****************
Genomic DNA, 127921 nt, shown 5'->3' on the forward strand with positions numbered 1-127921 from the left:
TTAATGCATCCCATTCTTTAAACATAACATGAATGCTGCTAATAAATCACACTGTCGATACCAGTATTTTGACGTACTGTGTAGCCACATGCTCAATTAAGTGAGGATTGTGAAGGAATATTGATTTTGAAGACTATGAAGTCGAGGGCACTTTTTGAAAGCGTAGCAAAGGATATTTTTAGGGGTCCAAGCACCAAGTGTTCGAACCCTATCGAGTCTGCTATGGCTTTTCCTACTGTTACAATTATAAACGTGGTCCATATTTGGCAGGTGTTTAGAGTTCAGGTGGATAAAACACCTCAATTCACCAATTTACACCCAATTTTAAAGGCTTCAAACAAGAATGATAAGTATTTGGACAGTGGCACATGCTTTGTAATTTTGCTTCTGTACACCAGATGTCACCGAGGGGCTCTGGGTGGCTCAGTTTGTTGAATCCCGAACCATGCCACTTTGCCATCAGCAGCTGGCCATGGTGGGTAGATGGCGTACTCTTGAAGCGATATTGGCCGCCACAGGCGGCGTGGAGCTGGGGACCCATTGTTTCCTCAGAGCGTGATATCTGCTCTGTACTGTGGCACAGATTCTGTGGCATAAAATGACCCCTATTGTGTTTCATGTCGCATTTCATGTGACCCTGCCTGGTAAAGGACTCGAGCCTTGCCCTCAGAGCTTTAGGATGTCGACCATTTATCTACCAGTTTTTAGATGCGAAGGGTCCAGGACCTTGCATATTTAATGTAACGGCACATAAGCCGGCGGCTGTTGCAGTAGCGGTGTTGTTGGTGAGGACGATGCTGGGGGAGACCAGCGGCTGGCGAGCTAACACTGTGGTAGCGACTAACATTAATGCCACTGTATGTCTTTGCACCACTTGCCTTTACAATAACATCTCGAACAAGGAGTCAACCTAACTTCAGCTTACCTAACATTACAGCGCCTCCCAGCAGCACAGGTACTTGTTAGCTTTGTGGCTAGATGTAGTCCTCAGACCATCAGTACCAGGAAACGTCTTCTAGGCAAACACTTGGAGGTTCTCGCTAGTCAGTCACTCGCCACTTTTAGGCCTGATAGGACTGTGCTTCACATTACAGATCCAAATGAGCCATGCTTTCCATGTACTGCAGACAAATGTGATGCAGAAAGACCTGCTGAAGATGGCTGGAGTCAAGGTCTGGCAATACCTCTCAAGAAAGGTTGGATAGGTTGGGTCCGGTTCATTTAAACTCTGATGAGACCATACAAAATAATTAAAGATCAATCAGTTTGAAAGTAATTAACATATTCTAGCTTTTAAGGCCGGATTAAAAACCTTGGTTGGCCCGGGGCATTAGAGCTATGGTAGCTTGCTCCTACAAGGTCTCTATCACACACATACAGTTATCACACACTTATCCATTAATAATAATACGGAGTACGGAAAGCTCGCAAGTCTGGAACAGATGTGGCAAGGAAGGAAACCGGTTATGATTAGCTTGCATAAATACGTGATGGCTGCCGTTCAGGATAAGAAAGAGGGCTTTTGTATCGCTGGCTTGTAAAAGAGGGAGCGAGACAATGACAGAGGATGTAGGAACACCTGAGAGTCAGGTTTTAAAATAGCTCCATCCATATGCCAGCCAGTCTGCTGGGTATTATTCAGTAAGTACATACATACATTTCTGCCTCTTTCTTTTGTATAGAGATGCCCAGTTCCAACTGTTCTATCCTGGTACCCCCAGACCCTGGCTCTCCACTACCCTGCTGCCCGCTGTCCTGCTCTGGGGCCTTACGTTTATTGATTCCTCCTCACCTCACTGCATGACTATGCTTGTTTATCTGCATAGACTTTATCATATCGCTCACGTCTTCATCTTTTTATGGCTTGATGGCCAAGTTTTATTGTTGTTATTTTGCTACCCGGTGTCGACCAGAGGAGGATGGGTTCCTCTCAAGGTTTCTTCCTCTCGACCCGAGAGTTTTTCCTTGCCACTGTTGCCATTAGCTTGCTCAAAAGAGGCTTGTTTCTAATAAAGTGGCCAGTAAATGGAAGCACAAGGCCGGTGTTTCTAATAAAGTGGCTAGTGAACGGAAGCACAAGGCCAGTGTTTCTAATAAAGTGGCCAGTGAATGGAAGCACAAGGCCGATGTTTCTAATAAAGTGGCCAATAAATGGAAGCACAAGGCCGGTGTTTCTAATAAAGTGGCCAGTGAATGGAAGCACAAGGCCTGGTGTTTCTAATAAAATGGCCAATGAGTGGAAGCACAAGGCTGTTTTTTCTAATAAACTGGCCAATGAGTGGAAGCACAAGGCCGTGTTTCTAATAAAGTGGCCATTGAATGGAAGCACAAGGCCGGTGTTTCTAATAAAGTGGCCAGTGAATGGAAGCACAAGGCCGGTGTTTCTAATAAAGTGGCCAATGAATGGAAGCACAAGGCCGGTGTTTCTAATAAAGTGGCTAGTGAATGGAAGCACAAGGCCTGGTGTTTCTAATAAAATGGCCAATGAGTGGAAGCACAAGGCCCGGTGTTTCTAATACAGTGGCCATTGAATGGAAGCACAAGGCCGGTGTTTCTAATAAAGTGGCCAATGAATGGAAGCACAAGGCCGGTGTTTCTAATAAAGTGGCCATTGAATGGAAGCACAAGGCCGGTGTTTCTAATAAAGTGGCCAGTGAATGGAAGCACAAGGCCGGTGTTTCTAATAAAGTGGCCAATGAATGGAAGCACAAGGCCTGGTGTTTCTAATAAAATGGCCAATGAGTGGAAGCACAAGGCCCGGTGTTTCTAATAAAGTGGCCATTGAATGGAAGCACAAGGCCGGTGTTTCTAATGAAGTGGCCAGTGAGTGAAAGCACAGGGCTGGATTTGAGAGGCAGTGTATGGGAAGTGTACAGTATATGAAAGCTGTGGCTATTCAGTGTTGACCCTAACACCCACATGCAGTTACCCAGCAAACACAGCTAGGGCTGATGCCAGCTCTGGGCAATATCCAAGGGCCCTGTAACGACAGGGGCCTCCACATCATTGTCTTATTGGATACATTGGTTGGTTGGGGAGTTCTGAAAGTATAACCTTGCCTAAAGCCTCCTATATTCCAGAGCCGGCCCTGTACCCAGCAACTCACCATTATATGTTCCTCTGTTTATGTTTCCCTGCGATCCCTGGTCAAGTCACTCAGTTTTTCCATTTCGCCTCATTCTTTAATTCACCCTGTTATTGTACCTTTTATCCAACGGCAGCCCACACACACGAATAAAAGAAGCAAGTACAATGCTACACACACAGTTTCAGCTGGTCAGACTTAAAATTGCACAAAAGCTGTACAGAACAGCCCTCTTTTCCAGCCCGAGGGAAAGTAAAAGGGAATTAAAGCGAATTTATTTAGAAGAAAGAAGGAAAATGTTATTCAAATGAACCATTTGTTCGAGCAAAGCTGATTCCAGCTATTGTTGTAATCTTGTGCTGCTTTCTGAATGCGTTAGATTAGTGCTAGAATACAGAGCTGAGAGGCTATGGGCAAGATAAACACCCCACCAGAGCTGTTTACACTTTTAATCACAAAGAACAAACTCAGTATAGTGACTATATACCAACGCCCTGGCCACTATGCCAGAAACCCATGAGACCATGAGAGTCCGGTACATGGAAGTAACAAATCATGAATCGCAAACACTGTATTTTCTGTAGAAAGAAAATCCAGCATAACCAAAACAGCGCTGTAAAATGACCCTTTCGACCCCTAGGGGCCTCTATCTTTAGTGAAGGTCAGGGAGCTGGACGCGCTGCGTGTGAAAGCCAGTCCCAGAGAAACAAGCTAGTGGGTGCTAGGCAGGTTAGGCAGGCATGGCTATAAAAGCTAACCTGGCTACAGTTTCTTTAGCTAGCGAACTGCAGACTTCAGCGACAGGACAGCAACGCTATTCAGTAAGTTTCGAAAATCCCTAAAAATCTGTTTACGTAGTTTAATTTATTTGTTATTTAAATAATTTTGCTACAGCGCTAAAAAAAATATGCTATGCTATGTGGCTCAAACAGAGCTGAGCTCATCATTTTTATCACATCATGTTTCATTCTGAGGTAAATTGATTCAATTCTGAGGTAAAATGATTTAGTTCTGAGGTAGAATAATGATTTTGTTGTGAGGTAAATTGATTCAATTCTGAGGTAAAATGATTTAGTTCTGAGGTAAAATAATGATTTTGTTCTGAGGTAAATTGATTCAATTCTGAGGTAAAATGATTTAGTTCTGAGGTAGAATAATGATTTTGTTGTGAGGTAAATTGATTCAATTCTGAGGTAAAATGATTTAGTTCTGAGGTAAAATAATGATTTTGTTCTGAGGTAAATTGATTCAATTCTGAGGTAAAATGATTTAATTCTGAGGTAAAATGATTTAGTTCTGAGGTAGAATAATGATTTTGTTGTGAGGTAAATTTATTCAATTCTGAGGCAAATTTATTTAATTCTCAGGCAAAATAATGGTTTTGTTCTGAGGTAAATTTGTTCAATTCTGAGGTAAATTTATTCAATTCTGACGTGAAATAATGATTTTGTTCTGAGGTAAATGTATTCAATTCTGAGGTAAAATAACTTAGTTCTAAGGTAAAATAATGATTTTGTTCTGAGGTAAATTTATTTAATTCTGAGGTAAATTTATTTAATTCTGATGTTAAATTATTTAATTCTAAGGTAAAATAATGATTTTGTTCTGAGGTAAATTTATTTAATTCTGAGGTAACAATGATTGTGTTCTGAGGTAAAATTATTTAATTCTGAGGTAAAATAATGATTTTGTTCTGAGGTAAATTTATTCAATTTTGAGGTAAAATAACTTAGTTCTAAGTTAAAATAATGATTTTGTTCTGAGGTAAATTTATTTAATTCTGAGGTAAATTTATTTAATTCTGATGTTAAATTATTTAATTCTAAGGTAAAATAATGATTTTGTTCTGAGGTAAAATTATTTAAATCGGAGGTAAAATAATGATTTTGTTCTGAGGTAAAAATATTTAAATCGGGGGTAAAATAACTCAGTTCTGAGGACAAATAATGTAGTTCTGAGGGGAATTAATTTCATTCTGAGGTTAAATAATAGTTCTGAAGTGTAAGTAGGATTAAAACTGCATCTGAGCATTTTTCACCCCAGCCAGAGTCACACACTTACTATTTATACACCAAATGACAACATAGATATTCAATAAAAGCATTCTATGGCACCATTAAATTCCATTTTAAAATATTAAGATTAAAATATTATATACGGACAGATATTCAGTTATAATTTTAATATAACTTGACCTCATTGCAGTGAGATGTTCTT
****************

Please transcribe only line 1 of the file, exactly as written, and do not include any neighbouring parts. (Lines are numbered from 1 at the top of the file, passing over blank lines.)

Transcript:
Genomic DNA, 127921 nt, shown 5'->3' on the forward strand with positions numbered 1-127921 from the left: